CINCINNATI — Cincinnati residents have faced their share of adverse experiences. but the city is also rich in organizations and individuals willing to help those building resilience.
And when you think about resilient community leaders, Iris Roley, project manager for the Cincinnati Black United Front is at the top of the list. Known for her activism on policing, Roley’s broader focus is on kids. But she’s worried.
“It seems as if we’re taking our eyes off the children, which are the prize in all of society.”
Losing focus on kids may be the result of COVID-19’s assault on community physical, mental, and emotional health. As Roley puts it, “we live through trauma, of trauma, and about trauma all day long.”
The effects of trauma, brought on by aces, or adverse childhood experiences, place some youth at risk for negative encounters with police. Roley and other Cincinnati leaders want to help youth avoid these outcomes.
And that’s where combating aces met with community efforts to bring police and area youth together in Cincinnati’s Avondale neighborhood. April Gallelli is project manager of the Avondale development corporation.
“One of the things that kept recurring was hear me out because it felt like everybody during the conversations and in general and in life, the two groups we’re listening to each other.”
The act of listening, and sharing concerns, is a reminder of what psychologist Lisa Ramirez said about building ACEs resilience in the first part of our ACEs series—quality relationships with adults are critical.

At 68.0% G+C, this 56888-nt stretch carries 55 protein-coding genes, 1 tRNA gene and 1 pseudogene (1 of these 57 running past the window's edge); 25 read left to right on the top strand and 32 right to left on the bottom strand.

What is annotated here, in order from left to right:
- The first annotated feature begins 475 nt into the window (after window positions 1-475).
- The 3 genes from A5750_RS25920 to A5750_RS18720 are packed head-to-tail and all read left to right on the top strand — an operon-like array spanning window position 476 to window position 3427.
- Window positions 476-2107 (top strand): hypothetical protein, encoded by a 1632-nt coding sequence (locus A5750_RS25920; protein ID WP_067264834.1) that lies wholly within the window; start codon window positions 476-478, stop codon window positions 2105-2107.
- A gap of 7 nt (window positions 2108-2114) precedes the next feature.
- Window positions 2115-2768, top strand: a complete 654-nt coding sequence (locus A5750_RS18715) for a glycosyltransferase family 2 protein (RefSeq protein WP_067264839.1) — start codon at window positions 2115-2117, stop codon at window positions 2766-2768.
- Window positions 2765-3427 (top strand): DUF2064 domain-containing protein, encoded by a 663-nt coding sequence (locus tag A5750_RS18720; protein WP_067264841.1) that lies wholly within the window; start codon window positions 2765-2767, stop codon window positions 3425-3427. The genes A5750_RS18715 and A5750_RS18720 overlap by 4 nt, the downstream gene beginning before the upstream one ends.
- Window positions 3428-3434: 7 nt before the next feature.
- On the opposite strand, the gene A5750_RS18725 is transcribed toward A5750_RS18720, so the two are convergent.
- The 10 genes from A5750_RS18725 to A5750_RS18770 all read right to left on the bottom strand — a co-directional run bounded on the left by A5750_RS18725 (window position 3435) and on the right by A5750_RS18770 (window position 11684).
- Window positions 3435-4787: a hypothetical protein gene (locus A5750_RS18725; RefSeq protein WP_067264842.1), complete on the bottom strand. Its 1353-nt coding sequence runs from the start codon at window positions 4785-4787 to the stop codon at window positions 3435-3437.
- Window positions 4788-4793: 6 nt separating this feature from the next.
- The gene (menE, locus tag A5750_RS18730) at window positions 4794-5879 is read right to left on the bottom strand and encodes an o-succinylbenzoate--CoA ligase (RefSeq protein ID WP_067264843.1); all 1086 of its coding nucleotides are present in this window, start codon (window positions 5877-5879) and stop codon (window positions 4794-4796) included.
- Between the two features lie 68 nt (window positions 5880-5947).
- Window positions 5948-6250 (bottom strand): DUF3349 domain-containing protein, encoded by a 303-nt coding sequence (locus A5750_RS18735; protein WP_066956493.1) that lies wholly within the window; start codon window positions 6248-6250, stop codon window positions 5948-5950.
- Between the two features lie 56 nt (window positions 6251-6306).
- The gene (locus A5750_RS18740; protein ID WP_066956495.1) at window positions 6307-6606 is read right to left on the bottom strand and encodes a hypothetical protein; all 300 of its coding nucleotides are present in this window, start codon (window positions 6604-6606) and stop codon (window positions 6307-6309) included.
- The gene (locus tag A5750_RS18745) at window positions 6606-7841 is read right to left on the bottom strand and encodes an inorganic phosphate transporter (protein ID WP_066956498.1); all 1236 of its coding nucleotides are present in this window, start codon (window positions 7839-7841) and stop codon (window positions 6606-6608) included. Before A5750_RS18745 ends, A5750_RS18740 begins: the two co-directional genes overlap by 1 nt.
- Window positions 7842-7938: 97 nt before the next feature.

But CPD and Cincinnati communities haven’t always been interested in hearing each other, and Bishop Ennis Tait, and local religious leader who works with community youth, says this perception may affect today’s youth. “We have a generation of young people who don’t understand the role of the police officer yet—they’ve only heard about it or seen it from negative views.”
But times are changing, and the Avondale police mediation mural, unveiled last month, is a physical reflection of progress. CPD Lieutenant Shannon Heine sums up the department’s approach to engaging youth and their communities by first asking questions. “What’s going on? What do you need from us? And what can we do together to make this a better place for everyone—the residents, the children that are here learning, the business owners, the stakeholders—everyone?”
Speaking of questions, what advice is there for youth currently facing aces and their toxic stress? Roley’s advice is clear. “If they have question about what they’re about to do—to talk to someone. Talk to that wise person that they have identified. That’s someone safe that they can talk to that will give them advice.
And Roley says to write. “[they should] journal and write their thoughts down before they act—before they act.
Thoughtful action is empowering.
Averiey Offord, an Avondale resident who took part in the hear us out project says he felt “proud of myself, and feel very empowered.”
And empowerment through community is key in building ACEs resilience.